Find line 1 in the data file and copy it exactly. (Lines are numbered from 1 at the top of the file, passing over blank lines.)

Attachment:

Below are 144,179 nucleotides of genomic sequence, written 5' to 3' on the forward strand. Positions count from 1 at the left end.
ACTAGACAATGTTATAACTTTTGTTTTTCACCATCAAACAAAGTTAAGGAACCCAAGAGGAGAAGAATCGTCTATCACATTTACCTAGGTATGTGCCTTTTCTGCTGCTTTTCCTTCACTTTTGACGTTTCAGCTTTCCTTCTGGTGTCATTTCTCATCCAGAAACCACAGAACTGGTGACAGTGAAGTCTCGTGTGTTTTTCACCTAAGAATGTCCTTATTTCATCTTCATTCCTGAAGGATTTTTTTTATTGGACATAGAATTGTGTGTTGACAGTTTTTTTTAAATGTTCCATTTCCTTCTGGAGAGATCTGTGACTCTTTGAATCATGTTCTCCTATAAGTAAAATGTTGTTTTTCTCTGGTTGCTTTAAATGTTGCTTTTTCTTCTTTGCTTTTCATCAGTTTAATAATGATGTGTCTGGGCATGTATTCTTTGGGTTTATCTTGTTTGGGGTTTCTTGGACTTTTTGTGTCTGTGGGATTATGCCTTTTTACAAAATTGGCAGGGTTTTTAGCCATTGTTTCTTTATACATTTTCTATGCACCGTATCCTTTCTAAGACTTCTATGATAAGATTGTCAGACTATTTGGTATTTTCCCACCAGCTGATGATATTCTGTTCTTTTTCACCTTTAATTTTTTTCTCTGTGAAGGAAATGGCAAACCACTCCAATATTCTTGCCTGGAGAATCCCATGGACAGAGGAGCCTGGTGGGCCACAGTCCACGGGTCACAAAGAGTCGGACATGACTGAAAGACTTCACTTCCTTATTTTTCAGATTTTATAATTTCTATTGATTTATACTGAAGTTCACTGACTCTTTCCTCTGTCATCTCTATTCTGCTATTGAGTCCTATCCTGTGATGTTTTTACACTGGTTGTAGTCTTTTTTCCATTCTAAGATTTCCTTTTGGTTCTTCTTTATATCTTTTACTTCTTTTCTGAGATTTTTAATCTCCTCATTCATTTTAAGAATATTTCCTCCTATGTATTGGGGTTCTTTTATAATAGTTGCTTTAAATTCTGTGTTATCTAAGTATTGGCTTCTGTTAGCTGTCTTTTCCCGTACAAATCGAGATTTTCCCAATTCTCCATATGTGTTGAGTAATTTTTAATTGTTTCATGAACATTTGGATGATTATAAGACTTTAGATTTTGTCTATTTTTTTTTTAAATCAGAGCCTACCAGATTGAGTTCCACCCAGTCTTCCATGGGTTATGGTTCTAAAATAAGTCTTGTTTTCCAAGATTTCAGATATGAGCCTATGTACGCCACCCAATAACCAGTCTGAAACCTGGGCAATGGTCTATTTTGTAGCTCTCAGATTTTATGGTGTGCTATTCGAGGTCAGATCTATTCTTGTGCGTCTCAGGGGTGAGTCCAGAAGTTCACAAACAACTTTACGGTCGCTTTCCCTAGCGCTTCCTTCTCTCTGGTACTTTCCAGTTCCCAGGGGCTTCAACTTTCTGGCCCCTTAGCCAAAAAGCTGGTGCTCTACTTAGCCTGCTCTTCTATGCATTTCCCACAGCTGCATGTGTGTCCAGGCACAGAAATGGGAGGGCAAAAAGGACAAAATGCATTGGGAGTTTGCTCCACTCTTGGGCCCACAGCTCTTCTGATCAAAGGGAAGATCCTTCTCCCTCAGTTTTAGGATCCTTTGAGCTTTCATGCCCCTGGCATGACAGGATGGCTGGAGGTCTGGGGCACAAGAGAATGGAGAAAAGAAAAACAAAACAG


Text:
Below are 144,179 nucleotides of genomic sequence, written 5' to 3' on the forward strand. Positions count from 1 at the left end.